Ask many regular flyers what really matters when they score that prized seat in business class, and their response is usually, "all the extra space".

Sure, the amenity kits, chef-designed menus and flow of French bubbles are all very nice, but on a long international flight, much of that fades in importance compared to the comfort of extra room to stretch out in.

So if space is top of your agenda, then it's time to note how much the low-cost carriers have upped their game with their business class offerings in recent years.

The likes of Jetstar, Scoot and AirAsia now include business with flat beds, deep reclines, wide seats, separate cabins and a range of dining perks — at a fraction of the cost of what the full-service carriers are charging for business.

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On a good day, business on a low-cost carrier can be comparable to economy on a full- service carrier. From Sydney to Singapore in ScootBiz in late-May, fares are from A$489 ($518) each way, while a Qantas Economy return for the same dates is from A$886.

Or Melbourne to Kuala Lumpur in AirAsia'a Premium Flatbed AirAsia in mid-June is from A$1,129 each way, compared to A$3,131 for full-service return business on Malaysian Airlines.

But the claim that not all business class seats are the same especially applies on the low-cost carriers, with the seats varying as much as the fares being charged. The adage you get what you pay for still applies — and with that in mind, we put Scoot, AirAsia and Jetstar to the test.

AirAsia

This Business class is called Premium Flatbed, and what it has over the other low-cost carriers is the seat becomes a flat bed, and what's even better, it's comfortable, complete with a thick duvet to cuddle under.

True, it's a 'lie-flat' bed, which means it's on an angle, but it's still comfortable enough to get a solid sleep with a width of 51cm and a full-recline pitch of 195.5cm.

The seat includes a thick comfy cushion, adjustable headrest and head pillow and a privacy screen if you want to shut off completely for the eight-hour trip to KL.

And with a separate cabin of only 18 seats in a 2-2- 2 pattern, it's decidedly quieter than a few rows back in Economy.

Preparing for takeoff. The seats in AirAsia's business class. Photo / Supplied
Preparing for takeoff. The seats in AirAsia's business class. Photo / Supplied

Check-in is at a dedicated counter, the baggage allowance is 40kg, a meal is included, and even though it's the same menu as economy, it's surprisingly tasty. There's a good range of TV and movies on the screening menu, but just know you need to book ahead for a screen device as supplies are limited.

The verdict: AirAsia's business has been described as "the next generation of premium economy", but with this much space, it has it all over any premium I've tried. Some of the advance AirAsia deals offer great bargains.

Jetstar

What Jetstar calls business class looks like premium on a full-service airline but compared to the tightness of economy only a few rows back, it's already a big step up.

Jetstar has polished up its business class and the result is impressive, so the leather seats are wide at 48cm, the pitch between them is 96cm and while these seats do not go flat, the recline is deep and comfy — certainly enough to burrow into and get some decent sleep.

The configuration is in a 2-3- 2 pattern, with a maximum of 21 seats in the cabin, so it's good for those who need their space. And there's no chance of any elbow battles here, as there are double armrests between seats.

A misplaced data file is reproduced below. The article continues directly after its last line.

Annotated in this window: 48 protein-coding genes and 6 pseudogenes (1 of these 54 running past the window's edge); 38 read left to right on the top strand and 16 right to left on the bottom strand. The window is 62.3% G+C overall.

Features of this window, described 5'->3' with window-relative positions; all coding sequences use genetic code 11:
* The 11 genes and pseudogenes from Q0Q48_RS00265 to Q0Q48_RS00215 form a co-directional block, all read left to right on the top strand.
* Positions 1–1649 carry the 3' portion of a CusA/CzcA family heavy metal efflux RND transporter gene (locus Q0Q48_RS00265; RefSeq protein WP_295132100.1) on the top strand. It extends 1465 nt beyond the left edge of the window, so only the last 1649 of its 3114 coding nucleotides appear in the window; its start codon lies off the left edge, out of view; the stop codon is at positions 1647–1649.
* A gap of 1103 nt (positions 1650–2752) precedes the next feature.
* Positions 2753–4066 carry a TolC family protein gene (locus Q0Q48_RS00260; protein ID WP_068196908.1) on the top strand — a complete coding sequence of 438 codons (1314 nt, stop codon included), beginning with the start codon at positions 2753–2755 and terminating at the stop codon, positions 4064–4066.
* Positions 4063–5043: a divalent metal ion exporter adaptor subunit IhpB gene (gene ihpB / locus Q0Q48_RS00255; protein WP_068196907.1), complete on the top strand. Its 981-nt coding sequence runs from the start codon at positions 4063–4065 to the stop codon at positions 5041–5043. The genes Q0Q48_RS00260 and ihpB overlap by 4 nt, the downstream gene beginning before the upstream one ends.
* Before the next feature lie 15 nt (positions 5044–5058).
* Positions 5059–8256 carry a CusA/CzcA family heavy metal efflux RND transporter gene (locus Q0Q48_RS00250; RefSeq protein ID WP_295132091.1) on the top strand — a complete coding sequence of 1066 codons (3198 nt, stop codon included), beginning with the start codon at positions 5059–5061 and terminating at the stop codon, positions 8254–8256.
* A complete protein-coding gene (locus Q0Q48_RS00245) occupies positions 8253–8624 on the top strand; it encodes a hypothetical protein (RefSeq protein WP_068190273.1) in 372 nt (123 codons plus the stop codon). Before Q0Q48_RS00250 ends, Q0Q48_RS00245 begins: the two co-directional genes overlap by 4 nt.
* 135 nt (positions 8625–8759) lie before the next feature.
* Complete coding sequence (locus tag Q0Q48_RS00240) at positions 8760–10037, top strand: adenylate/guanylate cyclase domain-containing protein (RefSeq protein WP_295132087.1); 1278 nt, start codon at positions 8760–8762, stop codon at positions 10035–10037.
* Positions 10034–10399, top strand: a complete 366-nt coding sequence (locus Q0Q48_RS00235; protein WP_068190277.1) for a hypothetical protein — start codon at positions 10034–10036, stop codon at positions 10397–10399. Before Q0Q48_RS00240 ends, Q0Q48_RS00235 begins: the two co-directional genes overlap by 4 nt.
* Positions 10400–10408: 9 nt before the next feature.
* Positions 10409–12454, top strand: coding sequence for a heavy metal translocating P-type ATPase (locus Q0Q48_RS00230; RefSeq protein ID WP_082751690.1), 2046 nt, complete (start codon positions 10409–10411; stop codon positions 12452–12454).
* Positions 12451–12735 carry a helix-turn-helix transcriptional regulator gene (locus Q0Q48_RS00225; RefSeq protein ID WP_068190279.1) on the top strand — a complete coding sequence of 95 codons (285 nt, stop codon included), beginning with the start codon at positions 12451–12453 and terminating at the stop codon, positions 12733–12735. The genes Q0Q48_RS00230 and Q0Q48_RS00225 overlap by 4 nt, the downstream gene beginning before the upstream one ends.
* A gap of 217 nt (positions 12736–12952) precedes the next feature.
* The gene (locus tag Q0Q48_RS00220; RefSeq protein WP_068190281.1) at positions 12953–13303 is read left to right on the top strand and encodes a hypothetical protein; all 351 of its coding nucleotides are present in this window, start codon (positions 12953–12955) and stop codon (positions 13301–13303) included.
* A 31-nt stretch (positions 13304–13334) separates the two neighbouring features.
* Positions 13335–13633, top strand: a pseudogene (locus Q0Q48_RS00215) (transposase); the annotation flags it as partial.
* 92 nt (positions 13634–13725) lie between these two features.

No flat beds in Jetstar's business section but the food is great. Photo / Supplied
No flat beds in Jetstar's business section but the food is great. Photo / Supplied

What is great about Jetstar business is the in-seat screens, which saves from juggling a pad screen on your lap and includes noise-cancelling headphones. What makes this low-cost business offering stand out is the dedicated menu, exclusive to this cabin and offering simple but tasty three-course meals complete with matching beverages.

The step up starts at check-in at the dedicated business counter, with up to 30kg of checked baggage and two carry-on bags up to 7kg. At some airports, like Sydney and Melbourne, you can use the Qantas lounge if you have purchased the Max bundle.

The verdict: Don't look for a bed as this business is far more like good Premium, but what's on offer is smart, comfortable and with a good deal, worth the dollars.

Scoot

You'd be forgiven for doing a double-take when walking into the ScootBiz cabin, thinking

you'd wandered into Jetstar's business cabin instead — they look that similar. But peer closer at the details, and that's where you'll find there's differences between carriers.

Firstly, the leather seats with the bold yellow stripes are markedly wider at 56cm, and with a recline of 20cm, it's easy to get into a comfortable position to doze off. What's also a bonus is that ScootBiz never seems to be full, so there's always a sense of room. And if you're in economy but like the look of biz, you can upgrade on-board for a smaller cost.

The checked baggage allowance is 30kg, with a generous 15kg of carry on. The welcome drink was a small bottle of water and there's one alcoholic drink later, but anything else will cost extra. There's a basic menu for the plane, and one meal is included in Biz. When I paid for a second meal, it turned up cold and had to be reheated, but was zapped too long and was almost inedible. The wine list was also no-frills.

The in-flight streaming service was also more miss than hit, as was the Wi-Fi internet access — and again, you pay for it. And a blanket to stay warm? Get your card out again.

The verdict: The seat may not be flat, but the space is good — just don't expect any bells and whistles. I have flown ScootBiz eight times, and for the room to stretch out, it's always worth it.